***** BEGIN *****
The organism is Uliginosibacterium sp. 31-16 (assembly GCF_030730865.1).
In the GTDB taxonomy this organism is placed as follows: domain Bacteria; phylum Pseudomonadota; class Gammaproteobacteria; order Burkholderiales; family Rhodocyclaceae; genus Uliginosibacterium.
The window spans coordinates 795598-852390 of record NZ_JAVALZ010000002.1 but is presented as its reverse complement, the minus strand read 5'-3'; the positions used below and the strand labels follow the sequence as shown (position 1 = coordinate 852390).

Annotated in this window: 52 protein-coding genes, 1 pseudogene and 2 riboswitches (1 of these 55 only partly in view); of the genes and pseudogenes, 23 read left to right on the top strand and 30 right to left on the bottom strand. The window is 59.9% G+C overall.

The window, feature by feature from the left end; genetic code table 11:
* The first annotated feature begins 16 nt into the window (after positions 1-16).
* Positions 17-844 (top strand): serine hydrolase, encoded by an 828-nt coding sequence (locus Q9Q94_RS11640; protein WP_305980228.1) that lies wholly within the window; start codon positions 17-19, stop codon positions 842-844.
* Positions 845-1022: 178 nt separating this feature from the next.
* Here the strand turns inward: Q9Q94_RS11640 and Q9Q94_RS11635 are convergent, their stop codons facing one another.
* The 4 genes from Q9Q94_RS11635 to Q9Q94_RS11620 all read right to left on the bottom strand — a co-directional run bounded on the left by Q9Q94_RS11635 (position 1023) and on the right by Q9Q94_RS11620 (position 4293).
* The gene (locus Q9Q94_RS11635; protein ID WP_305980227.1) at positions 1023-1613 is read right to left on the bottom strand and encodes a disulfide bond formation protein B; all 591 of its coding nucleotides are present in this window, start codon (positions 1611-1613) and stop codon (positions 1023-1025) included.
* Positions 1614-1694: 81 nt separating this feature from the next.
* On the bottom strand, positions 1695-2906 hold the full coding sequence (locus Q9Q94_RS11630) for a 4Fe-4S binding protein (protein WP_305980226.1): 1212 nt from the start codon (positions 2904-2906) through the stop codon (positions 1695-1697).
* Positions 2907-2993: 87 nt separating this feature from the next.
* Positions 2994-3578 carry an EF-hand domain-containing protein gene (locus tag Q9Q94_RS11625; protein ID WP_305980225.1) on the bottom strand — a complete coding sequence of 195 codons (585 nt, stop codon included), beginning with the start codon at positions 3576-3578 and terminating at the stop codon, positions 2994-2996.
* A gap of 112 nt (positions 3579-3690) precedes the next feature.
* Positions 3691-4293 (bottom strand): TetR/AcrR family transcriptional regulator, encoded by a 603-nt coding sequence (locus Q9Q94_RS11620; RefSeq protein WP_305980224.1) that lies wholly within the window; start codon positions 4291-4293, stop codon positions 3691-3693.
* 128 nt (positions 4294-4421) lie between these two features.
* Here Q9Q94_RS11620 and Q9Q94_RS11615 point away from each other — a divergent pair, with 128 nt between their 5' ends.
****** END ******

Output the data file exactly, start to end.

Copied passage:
The organism is Uliginosibacterium sp. 31-16 (assembly GCF_030730865.1).
In the GTDB taxonomy this organism is placed as follows: domain Bacteria; phylum Pseudomonadota; class Gammaproteobacteria; order Burkholderiales; family Rhodocyclaceae; genus Uliginosibacterium.
The window spans coordinates 795598-852390 of record NZ_JAVALZ010000002.1 but is presented as its reverse complement, the minus strand read 5'-3'; the positions used below and the strand labels follow the sequence as shown (position 1 = coordinate 852390).

Annotated in this window: 52 protein-coding genes, 1 pseudogene and 2 riboswitches (1 of these 55 only partly in view); of the genes and pseudogenes, 23 read left to right on the top strand and 30 right to left on the bottom strand. The window is 59.9% G+C overall.

The window, feature by feature from the left end; genetic code table 11:
* The first annotated feature begins 16 nt into the window (after positions 1-16).
* Positions 17-844 (top strand): serine hydrolase, encoded by an 828-nt coding sequence (locus Q9Q94_RS11640; protein WP_305980228.1) that lies wholly within the window; start codon positions 17-19, stop codon positions 842-844.
* Positions 845-1022: 178 nt separating this feature from the next.
* Here the strand turns inward: Q9Q94_RS11640 and Q9Q94_RS11635 are convergent, their stop codons facing one another.
* The 4 genes from Q9Q94_RS11635 to Q9Q94_RS11620 all read right to left on the bottom strand — a co-directional run bounded on the left by Q9Q94_RS11635 (position 1023) and on the right by Q9Q94_RS11620 (position 4293).
* The gene (locus Q9Q94_RS11635; protein ID WP_305980227.1) at positions 1023-1613 is read right to left on the bottom strand and encodes a disulfide bond formation protein B; all 591 of its coding nucleotides are present in this window, start codon (positions 1611-1613) and stop codon (positions 1023-1025) included.
* Positions 1614-1694: 81 nt separating this feature from the next.
* On the bottom strand, positions 1695-2906 hold the full coding sequence (locus Q9Q94_RS11630) for a 4Fe-4S binding protein (protein WP_305980226.1): 1212 nt from the start codon (positions 2904-2906) through the stop codon (positions 1695-1697).
* Positions 2907-2993: 87 nt separating this feature from the next.
* Positions 2994-3578 carry an EF-hand domain-containing protein gene (locus tag Q9Q94_RS11625; protein ID WP_305980225.1) on the bottom strand — a complete coding sequence of 195 codons (585 nt, stop codon included), beginning with the start codon at positions 3576-3578 and terminating at the stop codon, positions 2994-2996.
* A gap of 112 nt (positions 3579-3690) precedes the next feature.
* Positions 3691-4293 (bottom strand): TetR/AcrR family transcriptional regulator, encoded by a 603-nt coding sequence (locus Q9Q94_RS11620; RefSeq protein WP_305980224.1) that lies wholly within the window; start codon positions 4291-4293, stop codon positions 3691-3693.
* 128 nt (positions 4294-4421) lie between these two features.
* Here Q9Q94_RS11620 and Q9Q94_RS11615 point away from each other — a divergent pair, with 128 nt between their 5' ends.